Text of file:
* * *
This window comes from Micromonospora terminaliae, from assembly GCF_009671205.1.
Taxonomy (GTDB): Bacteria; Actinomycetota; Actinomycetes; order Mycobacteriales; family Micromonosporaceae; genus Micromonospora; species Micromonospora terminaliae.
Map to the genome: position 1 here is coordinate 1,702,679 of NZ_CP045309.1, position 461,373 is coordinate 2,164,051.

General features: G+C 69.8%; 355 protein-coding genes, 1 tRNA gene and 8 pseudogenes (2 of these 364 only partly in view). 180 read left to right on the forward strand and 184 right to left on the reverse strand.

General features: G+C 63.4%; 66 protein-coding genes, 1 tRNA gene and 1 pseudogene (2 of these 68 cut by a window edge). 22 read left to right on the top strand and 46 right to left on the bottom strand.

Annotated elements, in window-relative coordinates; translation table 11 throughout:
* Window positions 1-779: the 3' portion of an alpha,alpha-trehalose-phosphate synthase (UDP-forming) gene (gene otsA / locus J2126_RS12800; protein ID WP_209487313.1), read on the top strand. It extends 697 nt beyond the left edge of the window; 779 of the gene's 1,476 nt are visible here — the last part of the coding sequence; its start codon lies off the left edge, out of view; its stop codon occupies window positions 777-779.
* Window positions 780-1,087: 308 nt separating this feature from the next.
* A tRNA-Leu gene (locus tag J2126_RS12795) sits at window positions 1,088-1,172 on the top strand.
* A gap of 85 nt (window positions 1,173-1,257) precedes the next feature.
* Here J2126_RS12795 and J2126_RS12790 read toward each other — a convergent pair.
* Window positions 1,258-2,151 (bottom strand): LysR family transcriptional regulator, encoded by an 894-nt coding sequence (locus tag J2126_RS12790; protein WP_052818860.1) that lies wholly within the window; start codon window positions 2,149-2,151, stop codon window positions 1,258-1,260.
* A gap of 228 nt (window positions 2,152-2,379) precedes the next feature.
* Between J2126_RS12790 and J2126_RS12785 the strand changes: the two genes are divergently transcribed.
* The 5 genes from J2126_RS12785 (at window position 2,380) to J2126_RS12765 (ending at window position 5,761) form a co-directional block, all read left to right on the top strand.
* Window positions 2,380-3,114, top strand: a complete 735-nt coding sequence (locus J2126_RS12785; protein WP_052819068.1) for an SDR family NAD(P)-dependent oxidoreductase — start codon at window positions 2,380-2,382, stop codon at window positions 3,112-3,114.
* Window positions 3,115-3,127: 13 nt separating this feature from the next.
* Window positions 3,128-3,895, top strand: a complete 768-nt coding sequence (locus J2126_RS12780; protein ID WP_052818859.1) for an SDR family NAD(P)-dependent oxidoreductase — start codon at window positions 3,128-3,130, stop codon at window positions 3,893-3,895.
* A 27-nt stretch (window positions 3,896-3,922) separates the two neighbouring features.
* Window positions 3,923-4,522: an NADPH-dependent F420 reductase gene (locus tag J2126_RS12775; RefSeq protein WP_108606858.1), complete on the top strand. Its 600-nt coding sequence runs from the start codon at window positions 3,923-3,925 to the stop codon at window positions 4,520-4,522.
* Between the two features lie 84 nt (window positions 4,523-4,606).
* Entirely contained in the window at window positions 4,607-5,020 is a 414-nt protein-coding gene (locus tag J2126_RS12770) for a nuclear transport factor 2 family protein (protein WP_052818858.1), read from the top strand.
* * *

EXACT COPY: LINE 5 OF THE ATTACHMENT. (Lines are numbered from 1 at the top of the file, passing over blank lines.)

General features: G+C 63.4%; 66 protein-coding genes, 1 tRNA gene and 1 pseudogene (2 of these 68 cut by a window edge). 22 read left to right on the top strand and 46 right to left on the bottom strand.